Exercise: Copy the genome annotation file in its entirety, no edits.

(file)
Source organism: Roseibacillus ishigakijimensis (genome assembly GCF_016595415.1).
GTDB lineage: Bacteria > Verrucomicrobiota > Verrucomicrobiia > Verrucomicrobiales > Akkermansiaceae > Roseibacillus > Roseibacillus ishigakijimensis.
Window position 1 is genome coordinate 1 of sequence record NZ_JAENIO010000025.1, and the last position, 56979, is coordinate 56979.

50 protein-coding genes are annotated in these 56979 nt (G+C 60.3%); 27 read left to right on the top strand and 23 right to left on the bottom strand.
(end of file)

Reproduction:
Source organism: Roseibacillus ishigakijimensis (genome assembly GCF_016595415.1).
GTDB lineage: Bacteria > Verrucomicrobiota > Verrucomicrobiia > Verrucomicrobiales > Akkermansiaceae > Roseibacillus > Roseibacillus ishigakijimensis.
Window position 1 is genome coordinate 1 of sequence record NZ_JAENIO010000025.1, and the last position, 56979, is coordinate 56979.

50 protein-coding genes are annotated in these 56979 nt (G+C 60.3%); 27 read left to right on the top strand and 23 right to left on the bottom strand.